Coming out of the club, Salvo finds Mimi and makes him sit and talk at a local cafe. Mimi’s had a tip that Tarantino is in town, a fraudster who robbed half of Vigata, then disappeared. Salvo complains that Mimi has spent no time on the Cascio case, then realises why as a beautiful woman in a tight dress comes sashaying down the street. It is Gloris, Tarantino’s wife, and Mimi is clearly in lust.
Salvo goes to visit one of the older judges, who tells him of the Rocco Pennisi case from 20 years earlier. Pennisi killed his lover’s husband, was convicted of murder, and had been released several days before and now Cascio is dead. Turns out that Cascio worked for Pennisi, and his fortune only started after Pennisi was jailed.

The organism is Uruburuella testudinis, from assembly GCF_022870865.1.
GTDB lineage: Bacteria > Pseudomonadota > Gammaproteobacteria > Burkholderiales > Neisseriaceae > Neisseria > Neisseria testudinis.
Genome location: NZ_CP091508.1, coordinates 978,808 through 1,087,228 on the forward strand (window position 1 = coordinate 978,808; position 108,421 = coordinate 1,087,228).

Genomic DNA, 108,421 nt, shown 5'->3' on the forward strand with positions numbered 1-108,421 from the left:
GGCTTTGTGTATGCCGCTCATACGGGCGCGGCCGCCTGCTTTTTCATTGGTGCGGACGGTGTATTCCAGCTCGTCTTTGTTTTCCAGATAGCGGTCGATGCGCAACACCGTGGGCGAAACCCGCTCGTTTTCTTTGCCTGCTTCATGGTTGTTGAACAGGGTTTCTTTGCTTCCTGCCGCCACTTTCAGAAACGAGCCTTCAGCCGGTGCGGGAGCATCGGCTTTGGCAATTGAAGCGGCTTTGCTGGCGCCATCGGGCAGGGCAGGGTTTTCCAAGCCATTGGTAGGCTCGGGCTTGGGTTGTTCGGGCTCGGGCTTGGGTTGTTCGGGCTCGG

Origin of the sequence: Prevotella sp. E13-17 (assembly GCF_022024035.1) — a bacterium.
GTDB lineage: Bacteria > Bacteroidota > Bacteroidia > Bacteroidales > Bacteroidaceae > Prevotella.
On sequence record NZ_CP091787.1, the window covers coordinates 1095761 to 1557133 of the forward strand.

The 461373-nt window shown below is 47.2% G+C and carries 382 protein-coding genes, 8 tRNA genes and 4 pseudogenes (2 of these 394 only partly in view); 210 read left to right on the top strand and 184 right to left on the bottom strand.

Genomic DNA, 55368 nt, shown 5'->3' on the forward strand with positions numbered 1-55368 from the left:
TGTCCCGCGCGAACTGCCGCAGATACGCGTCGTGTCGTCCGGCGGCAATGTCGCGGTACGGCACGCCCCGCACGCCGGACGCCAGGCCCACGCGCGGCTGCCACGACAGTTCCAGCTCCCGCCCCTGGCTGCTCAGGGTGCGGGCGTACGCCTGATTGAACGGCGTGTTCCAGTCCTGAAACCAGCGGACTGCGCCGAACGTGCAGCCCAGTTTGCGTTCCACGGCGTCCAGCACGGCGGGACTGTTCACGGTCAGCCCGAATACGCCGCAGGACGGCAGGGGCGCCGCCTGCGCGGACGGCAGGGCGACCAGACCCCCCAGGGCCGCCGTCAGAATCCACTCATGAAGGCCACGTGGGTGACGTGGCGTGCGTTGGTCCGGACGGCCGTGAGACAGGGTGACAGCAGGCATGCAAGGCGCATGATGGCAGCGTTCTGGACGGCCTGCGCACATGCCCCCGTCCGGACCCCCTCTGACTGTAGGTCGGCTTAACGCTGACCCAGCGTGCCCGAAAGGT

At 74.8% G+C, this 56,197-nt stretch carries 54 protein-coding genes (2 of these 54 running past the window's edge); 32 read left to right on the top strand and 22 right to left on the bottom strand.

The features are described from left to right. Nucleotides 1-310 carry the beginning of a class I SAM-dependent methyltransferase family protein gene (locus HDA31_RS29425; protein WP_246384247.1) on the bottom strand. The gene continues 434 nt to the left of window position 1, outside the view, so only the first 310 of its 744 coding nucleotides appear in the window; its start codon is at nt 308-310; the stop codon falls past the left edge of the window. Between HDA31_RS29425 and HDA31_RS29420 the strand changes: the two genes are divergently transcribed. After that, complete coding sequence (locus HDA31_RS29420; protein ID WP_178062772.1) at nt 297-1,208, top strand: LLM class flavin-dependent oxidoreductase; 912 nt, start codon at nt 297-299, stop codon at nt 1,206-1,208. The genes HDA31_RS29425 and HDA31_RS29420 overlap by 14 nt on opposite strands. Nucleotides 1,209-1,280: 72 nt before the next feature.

Pennisi comes to the station but the interview is unproductive. Salvo goes to visit Tommasino, who has appeared in previous episodes, who is Pennisi‘s cousin and he fills in some background. Renata was initially engaged to Rocco, but then got married to business partner Giacomo. Giacomo finds out about the affair, and when he is found dead, Rocco is blamed. Renata is the one to initiate everything, but was ambivalent at the trial. Tommasino thinks that with the conviction, she manages to get rid of Rocco and Giacomo in one go. There is good use of flashbacks, showing that Rocco in particular was much more dynamic and animated than when Salvo met him. It’s also rare to see people smoking on tv anymore, especially at the dinner table!